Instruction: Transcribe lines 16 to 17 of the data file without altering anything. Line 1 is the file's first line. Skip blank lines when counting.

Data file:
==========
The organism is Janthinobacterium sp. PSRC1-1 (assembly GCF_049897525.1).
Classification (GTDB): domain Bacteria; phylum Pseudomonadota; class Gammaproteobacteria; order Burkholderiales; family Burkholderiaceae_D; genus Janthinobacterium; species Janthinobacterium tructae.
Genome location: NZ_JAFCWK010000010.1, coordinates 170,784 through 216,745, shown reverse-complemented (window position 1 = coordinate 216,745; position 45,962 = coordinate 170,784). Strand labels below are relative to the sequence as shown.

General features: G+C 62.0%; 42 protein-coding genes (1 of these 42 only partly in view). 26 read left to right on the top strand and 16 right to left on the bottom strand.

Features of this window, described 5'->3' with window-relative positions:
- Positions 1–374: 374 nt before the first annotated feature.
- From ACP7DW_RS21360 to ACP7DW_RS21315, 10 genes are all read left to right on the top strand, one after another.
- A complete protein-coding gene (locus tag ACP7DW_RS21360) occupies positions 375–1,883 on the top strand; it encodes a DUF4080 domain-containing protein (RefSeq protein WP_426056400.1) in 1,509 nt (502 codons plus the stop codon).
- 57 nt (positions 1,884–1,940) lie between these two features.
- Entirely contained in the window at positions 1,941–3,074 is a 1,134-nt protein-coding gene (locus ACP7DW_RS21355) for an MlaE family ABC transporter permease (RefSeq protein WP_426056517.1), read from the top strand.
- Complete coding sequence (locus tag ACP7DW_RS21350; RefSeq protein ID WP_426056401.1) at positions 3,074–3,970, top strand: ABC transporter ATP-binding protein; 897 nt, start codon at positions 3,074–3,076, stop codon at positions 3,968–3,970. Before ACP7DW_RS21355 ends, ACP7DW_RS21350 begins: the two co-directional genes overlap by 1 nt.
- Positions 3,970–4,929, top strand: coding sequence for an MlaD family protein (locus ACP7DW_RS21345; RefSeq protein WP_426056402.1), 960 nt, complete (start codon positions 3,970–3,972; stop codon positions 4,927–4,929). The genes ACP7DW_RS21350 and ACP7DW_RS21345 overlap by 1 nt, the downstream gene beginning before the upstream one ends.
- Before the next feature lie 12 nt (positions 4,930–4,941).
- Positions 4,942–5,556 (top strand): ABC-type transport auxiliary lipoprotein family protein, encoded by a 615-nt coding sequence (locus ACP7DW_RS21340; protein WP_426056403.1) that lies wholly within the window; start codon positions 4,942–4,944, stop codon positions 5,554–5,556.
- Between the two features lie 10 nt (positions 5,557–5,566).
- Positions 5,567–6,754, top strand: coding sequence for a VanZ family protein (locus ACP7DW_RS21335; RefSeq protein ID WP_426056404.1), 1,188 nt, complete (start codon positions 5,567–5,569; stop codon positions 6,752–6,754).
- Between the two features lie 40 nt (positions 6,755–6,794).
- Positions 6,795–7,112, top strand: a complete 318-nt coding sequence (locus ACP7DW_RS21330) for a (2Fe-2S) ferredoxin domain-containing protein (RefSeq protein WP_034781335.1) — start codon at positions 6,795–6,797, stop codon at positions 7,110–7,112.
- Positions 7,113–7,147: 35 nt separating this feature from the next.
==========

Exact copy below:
- Positions 5,567–6,754, top strand: coding sequence for a VanZ family protein (locus ACP7DW_RS21335; RefSeq protein ID WP_426056404.1), 1,188 nt, complete (start codon positions 5,567–5,569; stop codon positions 6,752–6,754).
- Between the two features lie 40 nt (positions 6,755–6,794).